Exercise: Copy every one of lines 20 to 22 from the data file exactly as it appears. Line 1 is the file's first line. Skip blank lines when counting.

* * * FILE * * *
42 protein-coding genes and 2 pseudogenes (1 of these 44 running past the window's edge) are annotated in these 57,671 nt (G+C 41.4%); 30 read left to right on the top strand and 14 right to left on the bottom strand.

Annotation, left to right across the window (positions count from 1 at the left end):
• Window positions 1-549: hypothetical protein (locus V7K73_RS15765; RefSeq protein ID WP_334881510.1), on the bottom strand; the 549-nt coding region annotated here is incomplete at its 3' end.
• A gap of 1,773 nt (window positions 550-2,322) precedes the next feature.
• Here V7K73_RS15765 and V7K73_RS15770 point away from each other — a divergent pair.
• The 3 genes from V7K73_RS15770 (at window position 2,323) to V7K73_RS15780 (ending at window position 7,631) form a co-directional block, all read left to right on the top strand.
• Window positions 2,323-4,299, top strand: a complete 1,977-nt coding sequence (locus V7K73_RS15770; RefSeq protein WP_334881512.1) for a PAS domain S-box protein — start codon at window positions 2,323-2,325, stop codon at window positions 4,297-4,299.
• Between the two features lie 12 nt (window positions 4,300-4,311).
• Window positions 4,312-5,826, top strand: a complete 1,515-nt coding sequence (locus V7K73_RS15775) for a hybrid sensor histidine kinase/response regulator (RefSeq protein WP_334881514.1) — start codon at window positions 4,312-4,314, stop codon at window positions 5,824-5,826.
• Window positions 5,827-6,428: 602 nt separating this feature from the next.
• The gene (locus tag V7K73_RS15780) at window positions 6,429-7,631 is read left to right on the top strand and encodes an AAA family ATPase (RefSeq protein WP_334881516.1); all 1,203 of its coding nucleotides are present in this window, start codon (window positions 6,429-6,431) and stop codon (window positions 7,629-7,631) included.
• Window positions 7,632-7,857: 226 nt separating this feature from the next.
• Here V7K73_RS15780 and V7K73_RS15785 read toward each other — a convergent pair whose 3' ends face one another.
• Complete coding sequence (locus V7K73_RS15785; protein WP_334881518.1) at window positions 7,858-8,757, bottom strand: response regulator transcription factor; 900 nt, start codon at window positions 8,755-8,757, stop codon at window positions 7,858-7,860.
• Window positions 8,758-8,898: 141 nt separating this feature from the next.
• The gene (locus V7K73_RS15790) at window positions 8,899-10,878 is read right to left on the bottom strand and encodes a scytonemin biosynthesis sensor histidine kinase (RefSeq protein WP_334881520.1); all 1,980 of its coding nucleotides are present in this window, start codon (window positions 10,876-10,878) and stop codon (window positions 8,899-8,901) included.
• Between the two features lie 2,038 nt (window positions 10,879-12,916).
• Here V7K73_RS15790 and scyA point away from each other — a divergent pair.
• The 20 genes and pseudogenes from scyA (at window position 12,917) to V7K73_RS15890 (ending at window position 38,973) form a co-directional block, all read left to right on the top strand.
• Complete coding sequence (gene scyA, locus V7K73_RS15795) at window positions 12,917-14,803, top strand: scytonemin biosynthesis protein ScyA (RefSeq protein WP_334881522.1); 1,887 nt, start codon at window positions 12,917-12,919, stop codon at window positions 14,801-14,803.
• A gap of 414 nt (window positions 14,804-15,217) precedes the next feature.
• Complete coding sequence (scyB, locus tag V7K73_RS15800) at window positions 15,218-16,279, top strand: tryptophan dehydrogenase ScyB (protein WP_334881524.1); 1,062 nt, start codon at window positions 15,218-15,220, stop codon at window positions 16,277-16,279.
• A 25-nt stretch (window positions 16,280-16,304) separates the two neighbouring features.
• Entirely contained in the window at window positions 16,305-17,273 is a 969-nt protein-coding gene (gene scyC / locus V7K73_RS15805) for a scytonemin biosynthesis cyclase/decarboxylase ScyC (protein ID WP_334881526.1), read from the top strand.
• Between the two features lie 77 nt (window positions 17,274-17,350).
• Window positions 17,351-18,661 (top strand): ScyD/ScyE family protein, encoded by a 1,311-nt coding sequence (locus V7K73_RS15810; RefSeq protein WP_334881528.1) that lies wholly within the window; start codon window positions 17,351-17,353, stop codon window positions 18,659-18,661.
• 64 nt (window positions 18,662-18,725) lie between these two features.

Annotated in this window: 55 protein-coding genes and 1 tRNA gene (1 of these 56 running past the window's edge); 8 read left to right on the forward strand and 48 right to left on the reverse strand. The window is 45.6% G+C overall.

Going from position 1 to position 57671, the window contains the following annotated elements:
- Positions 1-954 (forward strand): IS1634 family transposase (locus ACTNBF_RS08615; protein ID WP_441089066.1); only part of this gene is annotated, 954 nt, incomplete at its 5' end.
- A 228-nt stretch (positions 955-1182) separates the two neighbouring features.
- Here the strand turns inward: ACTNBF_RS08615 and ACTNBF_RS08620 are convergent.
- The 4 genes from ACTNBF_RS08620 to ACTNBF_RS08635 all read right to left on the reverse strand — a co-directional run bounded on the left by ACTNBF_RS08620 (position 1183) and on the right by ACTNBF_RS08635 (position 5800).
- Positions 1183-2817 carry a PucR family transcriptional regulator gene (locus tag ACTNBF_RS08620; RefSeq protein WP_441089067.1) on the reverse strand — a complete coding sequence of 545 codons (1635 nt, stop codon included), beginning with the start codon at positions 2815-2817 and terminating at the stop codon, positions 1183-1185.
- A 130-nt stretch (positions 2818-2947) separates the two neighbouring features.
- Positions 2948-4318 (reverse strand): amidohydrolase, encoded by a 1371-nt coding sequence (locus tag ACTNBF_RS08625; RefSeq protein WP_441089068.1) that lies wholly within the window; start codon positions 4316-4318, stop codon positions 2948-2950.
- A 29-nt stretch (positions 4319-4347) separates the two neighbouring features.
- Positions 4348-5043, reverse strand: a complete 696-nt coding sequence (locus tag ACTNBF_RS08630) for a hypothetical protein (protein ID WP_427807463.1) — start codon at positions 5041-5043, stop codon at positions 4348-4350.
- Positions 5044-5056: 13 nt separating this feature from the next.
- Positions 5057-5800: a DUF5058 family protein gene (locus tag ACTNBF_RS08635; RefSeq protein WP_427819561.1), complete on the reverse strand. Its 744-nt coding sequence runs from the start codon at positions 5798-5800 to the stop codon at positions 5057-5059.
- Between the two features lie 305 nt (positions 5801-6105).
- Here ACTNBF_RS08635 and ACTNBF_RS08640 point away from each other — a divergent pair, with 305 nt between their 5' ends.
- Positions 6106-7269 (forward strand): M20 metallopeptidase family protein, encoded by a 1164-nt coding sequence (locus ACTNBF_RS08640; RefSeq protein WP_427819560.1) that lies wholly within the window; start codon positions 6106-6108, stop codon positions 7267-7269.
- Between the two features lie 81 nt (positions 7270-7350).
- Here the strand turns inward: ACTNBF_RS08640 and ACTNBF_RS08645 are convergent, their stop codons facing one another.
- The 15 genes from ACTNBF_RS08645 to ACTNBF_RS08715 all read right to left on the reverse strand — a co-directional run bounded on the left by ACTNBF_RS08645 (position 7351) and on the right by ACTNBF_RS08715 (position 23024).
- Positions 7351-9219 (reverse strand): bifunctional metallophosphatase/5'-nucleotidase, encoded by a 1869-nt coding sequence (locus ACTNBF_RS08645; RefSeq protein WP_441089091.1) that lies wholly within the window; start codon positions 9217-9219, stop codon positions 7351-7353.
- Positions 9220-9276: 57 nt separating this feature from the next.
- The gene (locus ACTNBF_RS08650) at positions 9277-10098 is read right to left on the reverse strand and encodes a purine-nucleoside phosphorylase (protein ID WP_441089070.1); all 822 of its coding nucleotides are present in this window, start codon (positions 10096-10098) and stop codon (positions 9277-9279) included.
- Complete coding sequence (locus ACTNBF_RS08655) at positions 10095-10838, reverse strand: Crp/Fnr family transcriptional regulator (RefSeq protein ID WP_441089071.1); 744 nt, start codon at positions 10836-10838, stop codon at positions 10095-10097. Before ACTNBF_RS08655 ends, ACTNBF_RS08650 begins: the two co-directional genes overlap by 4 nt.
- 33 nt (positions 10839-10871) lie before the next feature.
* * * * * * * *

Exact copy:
• Complete coding sequence (gene scyA, locus V7K73_RS15795) at window positions 12,917-14,803, top strand: scytonemin biosynthesis protein ScyA (RefSeq protein WP_334881522.1); 1,887 nt, start codon at window positions 12,917-12,919, stop codon at window positions 14,801-14,803.
• A gap of 414 nt (window positions 14,804-15,217) precedes the next feature.
• Complete coding sequence (scyB, locus tag V7K73_RS15800) at window positions 15,218-16,279, top strand: tryptophan dehydrogenase ScyB (protein WP_334881524.1); 1,062 nt, start codon at window positions 15,218-15,220, stop codon at window positions 16,277-16,279.